'\t' works for a separator. All steel sections in the ArchiCAD Library use this option. Like this:
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open("text", "SHS Cold-Formed(13).txt", "separator='\t', mode=ro, Library")
I'm aware that there is a gap between the abstract and succint documentation GDL Manual offers and between the available books about GDL. We intend to fill this gap with the Basic Library Documentation, but it's an ongoing task which won't be finished soon. I can't think about a way to speed this process up:(

Best regards,
Hi Ztaskai,
My present challenge is treatment of data in text files on the way into a GDL object. Using array operations, anything that looks like a number such as "0008125463" is interpreted as a number and the leading zeros are stripped. However "9998125463" is stored in scientific notation and is thereafter useless to me.

On the other hand, if it comes in as text (I use '\t\ as field separator and ' " ' (dbl-quote) as text identifier in Access or Excel on the way out), then the GDL array treats the actual quote marks as part of the data. This makes comparisons clumsy or impossible. So the value of ARRAY[m][j] might then be '"0008125463"' (the stuff between my single quotes just now). This has been checked both by OUTPUTting to a text file and by querying the GDL array cells directly. For comparisons, it appears that I then have to quote the quoted material, and that has thus far generated errors for me. Initializing the array to text value (ARRAY[1][1] = "") does not help.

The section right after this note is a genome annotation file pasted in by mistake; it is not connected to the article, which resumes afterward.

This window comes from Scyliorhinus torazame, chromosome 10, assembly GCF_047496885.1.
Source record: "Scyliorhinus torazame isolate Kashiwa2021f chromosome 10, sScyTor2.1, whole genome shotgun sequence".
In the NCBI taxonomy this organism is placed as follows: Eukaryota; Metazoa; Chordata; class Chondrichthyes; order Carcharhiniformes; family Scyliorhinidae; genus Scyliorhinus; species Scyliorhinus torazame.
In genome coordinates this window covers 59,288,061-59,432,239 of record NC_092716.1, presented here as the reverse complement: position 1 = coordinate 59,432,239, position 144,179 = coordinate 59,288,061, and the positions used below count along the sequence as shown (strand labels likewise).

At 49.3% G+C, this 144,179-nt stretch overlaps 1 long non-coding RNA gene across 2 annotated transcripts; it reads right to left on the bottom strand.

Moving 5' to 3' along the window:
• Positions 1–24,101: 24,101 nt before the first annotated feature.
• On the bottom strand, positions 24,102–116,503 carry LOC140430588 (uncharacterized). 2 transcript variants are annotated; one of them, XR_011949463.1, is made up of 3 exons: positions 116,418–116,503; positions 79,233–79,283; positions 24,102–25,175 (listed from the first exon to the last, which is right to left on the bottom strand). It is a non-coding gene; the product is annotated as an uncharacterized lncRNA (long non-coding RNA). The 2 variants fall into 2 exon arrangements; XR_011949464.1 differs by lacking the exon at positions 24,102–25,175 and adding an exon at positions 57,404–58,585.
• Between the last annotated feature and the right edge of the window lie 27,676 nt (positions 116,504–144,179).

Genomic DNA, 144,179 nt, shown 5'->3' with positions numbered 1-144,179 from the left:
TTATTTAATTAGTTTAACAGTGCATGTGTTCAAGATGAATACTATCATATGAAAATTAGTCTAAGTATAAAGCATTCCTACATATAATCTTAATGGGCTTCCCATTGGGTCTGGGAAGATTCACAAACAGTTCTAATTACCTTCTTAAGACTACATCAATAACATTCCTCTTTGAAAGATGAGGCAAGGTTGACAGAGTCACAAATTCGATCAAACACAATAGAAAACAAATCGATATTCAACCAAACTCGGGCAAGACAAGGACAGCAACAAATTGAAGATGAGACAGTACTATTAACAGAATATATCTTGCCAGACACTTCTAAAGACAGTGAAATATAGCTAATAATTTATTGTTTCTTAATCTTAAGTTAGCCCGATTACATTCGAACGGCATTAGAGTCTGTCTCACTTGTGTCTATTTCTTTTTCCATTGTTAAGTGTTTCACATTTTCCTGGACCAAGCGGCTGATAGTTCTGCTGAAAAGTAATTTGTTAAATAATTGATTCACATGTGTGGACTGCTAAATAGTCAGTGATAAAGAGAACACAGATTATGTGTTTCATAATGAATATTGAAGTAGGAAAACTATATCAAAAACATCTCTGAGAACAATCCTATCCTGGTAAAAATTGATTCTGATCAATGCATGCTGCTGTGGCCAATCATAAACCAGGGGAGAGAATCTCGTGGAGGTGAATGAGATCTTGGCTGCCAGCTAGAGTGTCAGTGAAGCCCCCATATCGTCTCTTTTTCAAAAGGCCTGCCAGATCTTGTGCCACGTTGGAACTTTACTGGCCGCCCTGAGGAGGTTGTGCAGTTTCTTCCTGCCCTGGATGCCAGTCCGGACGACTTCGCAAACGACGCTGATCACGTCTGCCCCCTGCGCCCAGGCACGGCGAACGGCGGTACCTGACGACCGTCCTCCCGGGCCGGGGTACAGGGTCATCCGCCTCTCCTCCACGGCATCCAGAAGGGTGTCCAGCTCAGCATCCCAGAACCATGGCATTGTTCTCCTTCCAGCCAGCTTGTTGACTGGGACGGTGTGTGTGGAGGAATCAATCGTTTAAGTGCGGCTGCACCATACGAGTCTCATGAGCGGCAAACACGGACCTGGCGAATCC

I have discovered something in Watson's GDL Handbook regarding nested single and dbl quotes, that may help in this case, but I haven't tried it yet. Some further docs on the phenomenon he describes would be helpful.
I had exactly the same issue. Reading a value with leading zeros using INPUT function. All my numbers are supposed to have a length of 4

Example of my csv file:
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The first value is for example: 0008 and I read my csv source file like this:
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channel = OPEN ("TEXT", filename, "SEPARATOR = ',', MODE=RO, LIBRARY")
n = INPUT (channel, i, 1, number)
The result of number will be a interpreted by INPUT as a number not a string. To be able to use it as a string of length n (in my case 4) with leading zero's I came up with the following.
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! add 10000 (10 to the power of n+1) for allowing leading zeros
number = 10000 + number ! number = 10008

! use STR to convert the whole number to a string
string = STR(number, 5, 0) ! number = '10008'

! use STRSUB to read only the last 4 characters (2 to 5) of string
string = STRSUB(string, 2, 5) ! number = '0008'
I hope this will help some people solving similar issues